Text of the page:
Tradition. When it was first announced that Fiddler on the Roof was being revived, yet again, I was feeling lukewarm about it. Did we really need ANOTHER revival of this show?! 

Answer: Yes.

We needed THIS revival of Fiddler on the Roof. I was in the ensemble of Fiddler on the Roof at a community theatre in high school and I’d forgotten just how well I knew the show. I remembered probably 75% of the lyrics. There were songs that I’d forgotten were even in the score, but as soon as the music started, the lyrics would come rushing back. This show is a classic, and not in the so-classic-it-makes-me-want-to-hang-myself way The Music Man and Oklahoma are classic. But the good kind: the kind that makes memories rush back in. 

(It’s also especially relevant and timely to revive this now because of the current refugee crisis in the Middle East. But that’s for another post entirely.)

First things first: Danny Burstein is a national treasure. He’s great in whatever he does, we know this. He was marvelous in the revival of Cabaret and he’s even better in this. He gives it his all the entire time. It’s exhausting to watch. I also loved Alexandra Silber as Tzeitel. And Jessica Hecht poured her heart and soul into Golde. Oh, and Alix Korey: Oh, Alix Korey. How I’ve missed this woman. She was perfect as Yente.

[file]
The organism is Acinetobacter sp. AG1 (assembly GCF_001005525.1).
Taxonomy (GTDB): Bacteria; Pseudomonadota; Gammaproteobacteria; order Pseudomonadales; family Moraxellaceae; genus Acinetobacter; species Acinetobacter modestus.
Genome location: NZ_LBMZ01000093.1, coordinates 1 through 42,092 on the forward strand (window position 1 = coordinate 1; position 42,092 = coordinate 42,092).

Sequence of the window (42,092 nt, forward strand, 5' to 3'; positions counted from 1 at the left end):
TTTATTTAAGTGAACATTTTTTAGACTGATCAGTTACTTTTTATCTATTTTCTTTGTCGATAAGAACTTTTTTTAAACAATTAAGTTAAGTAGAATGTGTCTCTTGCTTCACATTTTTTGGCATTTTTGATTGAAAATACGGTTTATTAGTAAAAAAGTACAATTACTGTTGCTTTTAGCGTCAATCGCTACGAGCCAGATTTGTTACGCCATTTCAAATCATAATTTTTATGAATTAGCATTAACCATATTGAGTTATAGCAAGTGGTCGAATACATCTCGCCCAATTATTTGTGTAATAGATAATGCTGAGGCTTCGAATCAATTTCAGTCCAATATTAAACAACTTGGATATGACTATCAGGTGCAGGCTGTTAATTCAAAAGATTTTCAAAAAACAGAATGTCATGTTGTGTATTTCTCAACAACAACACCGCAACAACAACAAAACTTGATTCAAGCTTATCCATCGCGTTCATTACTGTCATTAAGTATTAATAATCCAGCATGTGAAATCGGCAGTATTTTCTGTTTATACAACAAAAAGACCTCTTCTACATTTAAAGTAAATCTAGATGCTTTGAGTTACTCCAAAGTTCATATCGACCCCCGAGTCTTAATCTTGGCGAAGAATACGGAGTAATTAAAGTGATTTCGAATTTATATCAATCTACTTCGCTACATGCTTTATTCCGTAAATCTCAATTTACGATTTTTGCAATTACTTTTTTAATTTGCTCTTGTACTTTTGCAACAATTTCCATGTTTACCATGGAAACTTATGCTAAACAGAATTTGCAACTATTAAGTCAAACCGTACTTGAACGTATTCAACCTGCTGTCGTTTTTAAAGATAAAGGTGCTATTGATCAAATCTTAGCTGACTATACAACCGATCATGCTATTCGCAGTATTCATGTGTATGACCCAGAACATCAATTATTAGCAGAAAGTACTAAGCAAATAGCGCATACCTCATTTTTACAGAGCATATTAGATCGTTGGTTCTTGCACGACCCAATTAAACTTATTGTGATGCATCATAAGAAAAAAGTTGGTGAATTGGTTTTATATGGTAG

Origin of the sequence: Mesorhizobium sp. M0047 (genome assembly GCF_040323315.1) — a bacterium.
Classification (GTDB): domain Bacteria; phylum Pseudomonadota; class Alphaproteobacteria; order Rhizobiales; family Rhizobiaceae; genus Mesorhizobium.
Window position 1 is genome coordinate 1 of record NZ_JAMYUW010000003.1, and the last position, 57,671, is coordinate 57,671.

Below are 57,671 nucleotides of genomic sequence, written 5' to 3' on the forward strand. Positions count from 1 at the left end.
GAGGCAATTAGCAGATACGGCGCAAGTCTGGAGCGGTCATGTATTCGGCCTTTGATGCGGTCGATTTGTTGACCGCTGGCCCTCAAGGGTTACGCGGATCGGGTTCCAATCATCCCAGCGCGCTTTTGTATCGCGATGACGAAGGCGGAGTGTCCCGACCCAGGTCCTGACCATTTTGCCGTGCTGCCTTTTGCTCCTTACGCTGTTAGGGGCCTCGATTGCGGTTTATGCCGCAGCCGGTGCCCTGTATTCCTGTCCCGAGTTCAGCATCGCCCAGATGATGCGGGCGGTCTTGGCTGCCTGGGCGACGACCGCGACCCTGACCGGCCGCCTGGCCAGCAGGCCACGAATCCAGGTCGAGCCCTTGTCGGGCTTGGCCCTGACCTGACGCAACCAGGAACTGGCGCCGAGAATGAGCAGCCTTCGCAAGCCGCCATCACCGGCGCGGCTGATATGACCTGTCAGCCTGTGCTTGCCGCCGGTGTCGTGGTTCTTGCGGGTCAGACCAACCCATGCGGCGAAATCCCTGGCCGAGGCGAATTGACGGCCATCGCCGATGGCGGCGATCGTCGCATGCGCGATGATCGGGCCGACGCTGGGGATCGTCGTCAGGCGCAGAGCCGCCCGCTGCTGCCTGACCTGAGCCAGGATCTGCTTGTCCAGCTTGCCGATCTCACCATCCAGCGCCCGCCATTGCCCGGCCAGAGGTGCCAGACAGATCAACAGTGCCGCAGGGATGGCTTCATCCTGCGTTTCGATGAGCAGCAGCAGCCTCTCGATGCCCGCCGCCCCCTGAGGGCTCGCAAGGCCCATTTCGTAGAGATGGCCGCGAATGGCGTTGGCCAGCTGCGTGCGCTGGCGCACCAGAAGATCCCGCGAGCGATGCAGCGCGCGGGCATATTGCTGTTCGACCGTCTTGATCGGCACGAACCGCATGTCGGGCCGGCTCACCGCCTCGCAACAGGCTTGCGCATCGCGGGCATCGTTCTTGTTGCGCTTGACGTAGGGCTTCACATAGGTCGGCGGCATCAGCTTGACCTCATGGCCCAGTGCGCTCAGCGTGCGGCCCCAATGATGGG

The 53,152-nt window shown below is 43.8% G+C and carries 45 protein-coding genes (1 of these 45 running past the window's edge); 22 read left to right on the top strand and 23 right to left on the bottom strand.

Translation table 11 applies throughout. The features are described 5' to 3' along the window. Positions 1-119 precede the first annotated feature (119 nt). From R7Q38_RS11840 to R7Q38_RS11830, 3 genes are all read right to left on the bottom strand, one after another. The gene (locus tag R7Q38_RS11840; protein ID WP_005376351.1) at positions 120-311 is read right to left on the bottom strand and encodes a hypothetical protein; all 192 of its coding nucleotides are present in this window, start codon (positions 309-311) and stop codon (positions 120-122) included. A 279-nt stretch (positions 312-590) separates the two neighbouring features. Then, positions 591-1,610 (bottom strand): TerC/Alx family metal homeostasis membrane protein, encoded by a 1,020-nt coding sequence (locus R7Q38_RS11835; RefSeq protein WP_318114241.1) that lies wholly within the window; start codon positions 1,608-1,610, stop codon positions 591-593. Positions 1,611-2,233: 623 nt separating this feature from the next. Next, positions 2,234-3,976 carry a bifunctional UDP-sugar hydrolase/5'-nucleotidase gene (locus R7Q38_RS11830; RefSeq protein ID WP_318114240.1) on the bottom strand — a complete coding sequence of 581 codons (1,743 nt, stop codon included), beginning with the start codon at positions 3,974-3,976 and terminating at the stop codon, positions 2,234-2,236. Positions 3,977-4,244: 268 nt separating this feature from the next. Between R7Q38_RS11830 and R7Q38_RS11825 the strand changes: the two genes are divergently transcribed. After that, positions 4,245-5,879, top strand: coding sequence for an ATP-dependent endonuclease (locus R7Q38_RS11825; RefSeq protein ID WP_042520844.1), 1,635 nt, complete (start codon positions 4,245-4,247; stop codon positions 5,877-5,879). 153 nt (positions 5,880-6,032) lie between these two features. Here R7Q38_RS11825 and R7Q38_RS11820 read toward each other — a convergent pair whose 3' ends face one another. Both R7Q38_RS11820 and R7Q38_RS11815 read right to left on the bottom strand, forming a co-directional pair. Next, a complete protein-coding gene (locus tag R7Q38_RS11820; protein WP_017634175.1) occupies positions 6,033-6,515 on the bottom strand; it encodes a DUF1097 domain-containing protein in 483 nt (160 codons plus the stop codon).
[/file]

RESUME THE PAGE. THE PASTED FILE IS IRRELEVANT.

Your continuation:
The entire company looks like they’re having the time of their lives onstage and their energy floods the audience. The show is somber and the last sequence is 100% depressing but when it’s not intentionally depressing, it’s exquisite. The direction and sets and lighting are all excellent. The choreography is WONDERFUL. A lot of it felt very familiar but new at the same time. 

Fiddler clocks in at minutes under 3 hours, but it never felt long. At all. Had I known how great this revival is, I wouldn’t have waited 6 months to see it. 

Get thee to the Broadway Theatre. 

The Family You Choose

The great thing about choosing not to procreate (besides having the most thankless job out there, not having to pay for someone to go to college, etc.) is that you get to choose your family – essentially who your friends are. As I entered my mid and late-twenties, I began to make solidifying my friendships with my kick-ass and reliable friends, since they were going to be my chosen family. 

You’ll always have your parents, and siblings, and extended family, but when those holidays come around that are in the middle of the week and you aren’t granted a day off (ahem, Chanukah), you get to make your own traditions as an adult.

Ben and I have a tradition for Chanukah that includes going to an old time-y diner and eating ourselves stupid on traditional plates for the holiday. Last year it was, of course, the Edison Cafe, but since the Edison is no longer with us (RIP), we went down to the East Village last week to B&H Dairy.

The service was fast, the place was tiny and crowded, and the food was just what we were looking for. We had matzo ball soup, latkes, and blueberry blintzes. It was delicious and I think it cost us about $24. 

This is one tradition that I’m thankful for and I hope we continue it for a long, long time.